was a post-office, a military station, n
office of the Freeman's Bureau, a fis
cal ageut of the Federal Government,
there were they at their evil Work,
1 dividing every county and every vil
! laga against itself, compacting the
blacks into a body of ignorant hostil
j ity against the whites, making iu
I short that "black man's party " by
| wfiich they nrc to rule and ruin the
! country. They succeeded in their
'■ atrocious undertaking. Thieves in
the State Legislatures thieves in gu
' hernatnrul chairs, thieves in the Sen
-1 ale, tfiicves in the House of lieprescn
j tatives, thieves oa the judicial bench,
1 attest to nil of us tho completeness of
their success. Bullock, Scott, Moses,
Kellogg, I'alterson, Sawyer, Durell,!
need wego through with the miserable
catalogue of the pestilentinl scoun
drels inflicted first upon the South and
then upon the whole country by this
"black man's party" thus conceived,
begotten, brought forth and brought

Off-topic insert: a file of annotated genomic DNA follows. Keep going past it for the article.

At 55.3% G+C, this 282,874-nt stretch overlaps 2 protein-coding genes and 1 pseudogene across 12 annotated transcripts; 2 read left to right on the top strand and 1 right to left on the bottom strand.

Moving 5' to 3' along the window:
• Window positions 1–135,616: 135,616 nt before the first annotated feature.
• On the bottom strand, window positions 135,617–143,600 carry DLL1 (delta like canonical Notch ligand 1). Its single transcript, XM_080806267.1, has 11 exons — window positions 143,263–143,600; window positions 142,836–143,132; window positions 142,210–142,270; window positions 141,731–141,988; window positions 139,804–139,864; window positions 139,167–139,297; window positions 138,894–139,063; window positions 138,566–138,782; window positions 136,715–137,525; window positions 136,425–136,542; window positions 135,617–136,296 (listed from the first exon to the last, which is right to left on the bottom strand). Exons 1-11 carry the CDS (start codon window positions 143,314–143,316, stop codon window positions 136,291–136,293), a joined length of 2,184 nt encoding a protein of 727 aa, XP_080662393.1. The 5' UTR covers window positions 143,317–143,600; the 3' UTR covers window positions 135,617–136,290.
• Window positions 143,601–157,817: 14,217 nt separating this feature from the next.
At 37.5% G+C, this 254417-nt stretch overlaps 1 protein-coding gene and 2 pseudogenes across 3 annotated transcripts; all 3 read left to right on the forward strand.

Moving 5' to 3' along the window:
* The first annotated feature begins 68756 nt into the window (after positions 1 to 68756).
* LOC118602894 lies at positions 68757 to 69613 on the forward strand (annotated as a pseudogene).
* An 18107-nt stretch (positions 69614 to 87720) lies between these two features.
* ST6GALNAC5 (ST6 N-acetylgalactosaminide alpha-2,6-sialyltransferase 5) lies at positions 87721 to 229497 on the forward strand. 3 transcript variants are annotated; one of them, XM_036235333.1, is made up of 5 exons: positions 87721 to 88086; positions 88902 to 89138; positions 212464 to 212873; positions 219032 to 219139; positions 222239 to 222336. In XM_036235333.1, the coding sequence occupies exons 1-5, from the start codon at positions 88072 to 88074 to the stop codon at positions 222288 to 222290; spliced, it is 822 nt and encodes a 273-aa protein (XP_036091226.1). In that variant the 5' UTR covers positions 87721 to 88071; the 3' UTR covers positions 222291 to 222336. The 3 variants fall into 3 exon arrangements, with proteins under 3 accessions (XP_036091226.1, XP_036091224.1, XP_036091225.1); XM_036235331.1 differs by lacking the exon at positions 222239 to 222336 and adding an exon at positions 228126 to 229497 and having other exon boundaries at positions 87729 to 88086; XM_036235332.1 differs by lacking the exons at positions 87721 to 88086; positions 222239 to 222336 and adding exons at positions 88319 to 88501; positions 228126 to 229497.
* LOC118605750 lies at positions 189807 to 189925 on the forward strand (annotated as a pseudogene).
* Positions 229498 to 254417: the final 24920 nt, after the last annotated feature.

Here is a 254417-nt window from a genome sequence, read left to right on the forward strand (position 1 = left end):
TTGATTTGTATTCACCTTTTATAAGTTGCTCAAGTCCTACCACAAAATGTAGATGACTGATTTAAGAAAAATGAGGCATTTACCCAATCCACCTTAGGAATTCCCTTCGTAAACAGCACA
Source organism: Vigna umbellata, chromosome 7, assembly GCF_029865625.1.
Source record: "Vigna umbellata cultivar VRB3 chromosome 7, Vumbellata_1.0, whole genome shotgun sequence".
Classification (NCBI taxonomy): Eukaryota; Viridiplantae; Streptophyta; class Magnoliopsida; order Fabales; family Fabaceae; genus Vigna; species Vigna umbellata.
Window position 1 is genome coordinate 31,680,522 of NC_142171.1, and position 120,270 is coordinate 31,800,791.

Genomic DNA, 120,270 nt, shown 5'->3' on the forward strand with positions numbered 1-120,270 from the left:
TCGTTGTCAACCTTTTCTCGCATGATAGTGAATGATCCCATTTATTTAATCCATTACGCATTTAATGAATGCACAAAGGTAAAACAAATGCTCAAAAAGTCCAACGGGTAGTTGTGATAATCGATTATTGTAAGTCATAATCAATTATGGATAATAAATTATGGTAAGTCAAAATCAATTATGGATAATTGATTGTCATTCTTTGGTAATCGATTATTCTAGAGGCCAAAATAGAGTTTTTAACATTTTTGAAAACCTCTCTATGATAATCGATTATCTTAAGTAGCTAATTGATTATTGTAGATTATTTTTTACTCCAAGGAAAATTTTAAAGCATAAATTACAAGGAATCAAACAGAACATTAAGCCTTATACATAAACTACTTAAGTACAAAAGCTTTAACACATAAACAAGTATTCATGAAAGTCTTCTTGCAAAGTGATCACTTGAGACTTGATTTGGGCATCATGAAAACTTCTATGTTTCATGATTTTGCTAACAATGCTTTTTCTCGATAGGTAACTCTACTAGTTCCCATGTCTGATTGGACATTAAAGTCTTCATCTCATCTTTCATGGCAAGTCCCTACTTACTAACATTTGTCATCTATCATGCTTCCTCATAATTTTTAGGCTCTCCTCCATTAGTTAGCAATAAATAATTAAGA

Now, this "black man's party" hav
ing been thus created, what possible
form of op|>oEitiou to it was left at the
South which, from the very nature of
things, must not be u "white man's
party ?" What is a party? it is the l
result, is it not, of a division of the
community in which it exists? And
division has its laws, has it not, like
any other arithmetical operation? In
that famous partition of the turkey and
j the crow between the Indian and the
hunter, it is clear that the Indian
would have preferred half a turkey
with half a crow to the whole crow
which he got. But as the hunter ap-h
propriatcd the turkey, there was notli
ing left for the Indian hut the crow.
The Southern while people have to '
iive iu one country with the negroes,
1 the honestly rewaidtd labor of the ne- '
[ groes is as essential Jo their prosperity ,
as to the well-being of the negroes.j |
But it is essential both to the whites J
and to the negroes that the profits of j
the capital and labor ol the whole com- t
munity should not he left ut the rner ,
cy of u mob of legislative blockheads i t
controlled bv a gang of legislative a
rogues. And us these blockheads aud ,
I these rogues are iu power by the forces
uf (he "blarli iii.tm puilv" lionv mo
llicv lo I'l f-11l ollt of |KIWOt I*'
cent l\ 'wlull itiituV (turty '' It •
not n igucathin ol tit> • Ii it it tiin|ilo
Mint in :II ilium lio Politic* it I llm
South i* not it niiii o I'l iloiniiioc* tvliric
all the j'iecit *mo \t liitc It i* n ••itino
Itif cliecki wlirnf hull' tin' piece* an
lilnck, The Radical lliicvc* have